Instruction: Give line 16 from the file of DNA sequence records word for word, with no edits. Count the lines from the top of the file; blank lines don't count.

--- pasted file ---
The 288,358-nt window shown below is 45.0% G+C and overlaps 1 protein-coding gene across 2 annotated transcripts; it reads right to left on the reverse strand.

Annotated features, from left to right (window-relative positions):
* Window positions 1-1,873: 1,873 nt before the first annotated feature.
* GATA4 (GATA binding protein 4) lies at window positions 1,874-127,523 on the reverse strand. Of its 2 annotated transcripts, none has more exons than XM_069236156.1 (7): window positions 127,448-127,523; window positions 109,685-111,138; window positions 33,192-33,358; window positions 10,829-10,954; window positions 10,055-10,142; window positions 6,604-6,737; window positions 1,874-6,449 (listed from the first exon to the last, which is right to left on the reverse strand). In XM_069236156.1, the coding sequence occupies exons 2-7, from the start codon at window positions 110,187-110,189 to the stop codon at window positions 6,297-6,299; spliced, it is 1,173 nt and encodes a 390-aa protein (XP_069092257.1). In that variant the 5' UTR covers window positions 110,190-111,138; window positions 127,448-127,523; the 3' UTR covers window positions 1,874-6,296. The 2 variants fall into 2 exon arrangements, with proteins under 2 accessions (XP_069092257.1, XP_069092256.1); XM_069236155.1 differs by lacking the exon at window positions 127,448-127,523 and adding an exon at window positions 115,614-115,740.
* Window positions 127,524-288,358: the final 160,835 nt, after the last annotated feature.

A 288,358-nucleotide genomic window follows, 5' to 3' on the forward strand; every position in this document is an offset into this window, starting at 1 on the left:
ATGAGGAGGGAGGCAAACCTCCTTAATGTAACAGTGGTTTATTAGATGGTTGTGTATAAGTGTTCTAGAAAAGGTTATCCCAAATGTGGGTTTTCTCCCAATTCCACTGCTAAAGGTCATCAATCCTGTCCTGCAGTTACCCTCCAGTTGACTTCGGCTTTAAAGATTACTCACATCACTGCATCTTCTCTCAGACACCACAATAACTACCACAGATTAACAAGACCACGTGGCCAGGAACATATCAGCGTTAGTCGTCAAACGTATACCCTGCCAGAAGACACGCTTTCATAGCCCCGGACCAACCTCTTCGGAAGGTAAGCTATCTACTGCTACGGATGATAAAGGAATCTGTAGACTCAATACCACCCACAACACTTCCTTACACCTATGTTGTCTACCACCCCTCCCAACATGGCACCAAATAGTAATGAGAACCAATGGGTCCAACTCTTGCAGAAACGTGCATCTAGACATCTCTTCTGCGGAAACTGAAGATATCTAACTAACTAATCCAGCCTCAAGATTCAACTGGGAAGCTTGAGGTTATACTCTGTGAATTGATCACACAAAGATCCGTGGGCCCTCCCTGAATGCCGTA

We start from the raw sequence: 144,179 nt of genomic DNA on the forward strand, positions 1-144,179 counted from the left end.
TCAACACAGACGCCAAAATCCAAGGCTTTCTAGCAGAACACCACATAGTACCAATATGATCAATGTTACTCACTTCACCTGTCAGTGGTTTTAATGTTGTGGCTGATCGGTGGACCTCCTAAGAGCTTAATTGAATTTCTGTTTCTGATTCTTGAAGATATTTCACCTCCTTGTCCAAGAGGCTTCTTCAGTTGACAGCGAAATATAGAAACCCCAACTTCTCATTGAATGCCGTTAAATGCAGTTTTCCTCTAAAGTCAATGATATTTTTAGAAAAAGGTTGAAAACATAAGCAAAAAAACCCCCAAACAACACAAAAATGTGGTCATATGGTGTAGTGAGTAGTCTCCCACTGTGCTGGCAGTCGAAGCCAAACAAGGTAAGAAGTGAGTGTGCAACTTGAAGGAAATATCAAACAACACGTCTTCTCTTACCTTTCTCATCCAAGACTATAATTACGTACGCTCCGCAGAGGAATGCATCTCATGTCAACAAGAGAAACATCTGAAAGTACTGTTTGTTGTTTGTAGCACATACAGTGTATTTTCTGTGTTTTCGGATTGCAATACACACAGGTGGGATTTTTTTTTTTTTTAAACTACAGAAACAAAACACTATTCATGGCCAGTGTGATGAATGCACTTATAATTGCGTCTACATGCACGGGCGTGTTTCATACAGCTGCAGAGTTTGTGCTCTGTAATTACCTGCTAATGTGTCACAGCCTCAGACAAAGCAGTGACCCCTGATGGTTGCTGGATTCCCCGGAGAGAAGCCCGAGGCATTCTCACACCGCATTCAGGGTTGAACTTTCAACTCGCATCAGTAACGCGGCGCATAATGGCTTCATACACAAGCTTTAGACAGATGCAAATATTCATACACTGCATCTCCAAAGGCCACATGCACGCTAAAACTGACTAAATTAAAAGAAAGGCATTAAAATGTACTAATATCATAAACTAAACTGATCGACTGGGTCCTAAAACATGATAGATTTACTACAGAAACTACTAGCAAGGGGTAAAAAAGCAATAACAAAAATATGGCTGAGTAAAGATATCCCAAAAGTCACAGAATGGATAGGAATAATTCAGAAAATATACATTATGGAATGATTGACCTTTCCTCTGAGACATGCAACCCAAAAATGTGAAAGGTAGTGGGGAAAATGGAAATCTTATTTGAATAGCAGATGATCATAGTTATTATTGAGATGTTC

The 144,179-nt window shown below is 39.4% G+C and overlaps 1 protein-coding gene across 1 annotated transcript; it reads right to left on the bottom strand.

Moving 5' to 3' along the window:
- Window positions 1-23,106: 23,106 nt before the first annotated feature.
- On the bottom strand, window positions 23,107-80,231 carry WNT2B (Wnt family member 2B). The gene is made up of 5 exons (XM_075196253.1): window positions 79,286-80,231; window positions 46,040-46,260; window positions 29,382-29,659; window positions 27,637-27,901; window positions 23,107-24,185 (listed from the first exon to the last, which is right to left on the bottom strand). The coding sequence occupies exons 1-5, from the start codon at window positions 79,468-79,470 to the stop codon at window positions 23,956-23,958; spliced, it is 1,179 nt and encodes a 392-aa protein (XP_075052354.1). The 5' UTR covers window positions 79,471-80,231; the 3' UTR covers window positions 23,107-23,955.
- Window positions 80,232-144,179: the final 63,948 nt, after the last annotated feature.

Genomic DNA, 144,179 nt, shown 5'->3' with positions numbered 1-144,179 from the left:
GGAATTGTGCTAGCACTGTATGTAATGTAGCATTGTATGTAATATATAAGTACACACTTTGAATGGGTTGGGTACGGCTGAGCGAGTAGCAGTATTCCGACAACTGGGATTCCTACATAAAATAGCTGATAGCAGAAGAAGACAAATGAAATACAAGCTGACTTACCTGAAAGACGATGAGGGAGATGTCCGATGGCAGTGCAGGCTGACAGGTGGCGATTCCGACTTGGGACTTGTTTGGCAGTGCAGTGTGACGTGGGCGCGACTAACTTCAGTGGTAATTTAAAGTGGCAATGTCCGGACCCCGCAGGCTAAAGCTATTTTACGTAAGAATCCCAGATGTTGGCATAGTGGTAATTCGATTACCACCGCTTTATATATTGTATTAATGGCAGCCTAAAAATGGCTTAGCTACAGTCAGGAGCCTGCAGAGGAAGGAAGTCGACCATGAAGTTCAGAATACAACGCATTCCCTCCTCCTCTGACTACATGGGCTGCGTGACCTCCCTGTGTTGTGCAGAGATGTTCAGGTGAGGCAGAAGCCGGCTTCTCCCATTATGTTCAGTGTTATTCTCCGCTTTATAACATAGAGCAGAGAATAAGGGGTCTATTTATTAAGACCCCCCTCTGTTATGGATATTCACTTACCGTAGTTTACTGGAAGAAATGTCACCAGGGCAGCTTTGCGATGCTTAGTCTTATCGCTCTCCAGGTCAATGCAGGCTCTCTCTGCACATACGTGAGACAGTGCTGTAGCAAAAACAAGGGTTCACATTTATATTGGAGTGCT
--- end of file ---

GGAATTGTGCTAGCACTGTATGTAATGTAGCATTGTATGTAATATATAAGTACACACTTTGAATGGGTTGGGTACGGCTGAGCGAGTAGCAGTATTCCGACAACTGGGATTCCTACATAAAATAGCTGATAGCAGAAGAAGACAAATGAAATACAAGCTGACTTACCTGAAAGACGATGAGGGAGATGTCCGATGGCAGTGCAGGCTGACAGGTGGCGATTCCGACTTGGGACTTGTTTGGCAGTGCAGTGTGACGTGGGCGCGACTAACTTCAGTGGTAATTTAAAGTGGCAATGTCCGGACCCCGCAGGCTAAAGCTATTTTACGTAAGAATCCCAGATGTTGGCATAGTGGTAATTCGATTACCACCGCTTTATATATTGTATTAATGGCAGCCTAAAAATGGCTTAGCTACAGTCAGGAGCCTGCAGAGGAAGGAAGTCGACCATGAAGTTCAGAATACAACGCATTCCCTCCTCCTCTGACTACATGGGCTGCGTGACCTCCCTGTGTTGTGCAGAGATGTTCAGGTGAGGCAGAAGCCGGCTTCTCCCATTATGTTCAGTGTTATTCTCCGCTTTATAACATAGAGCAGAGAATAAGGGGTCTATTTATTAAGACCCCCCTCTGTTATGGATATTCACTTACCGTAGTTTACTGGAAGAAATGTCACCAGGGCAGCTTTGCGATGCTTAGTCTTATCGCTCTCCAGGTCAATGCAGGCTCTCTCTGCACATACGTGAGACAGTGCTGTAGCAAAAACAAGGGTTCACATTTATATTGGAGTGCT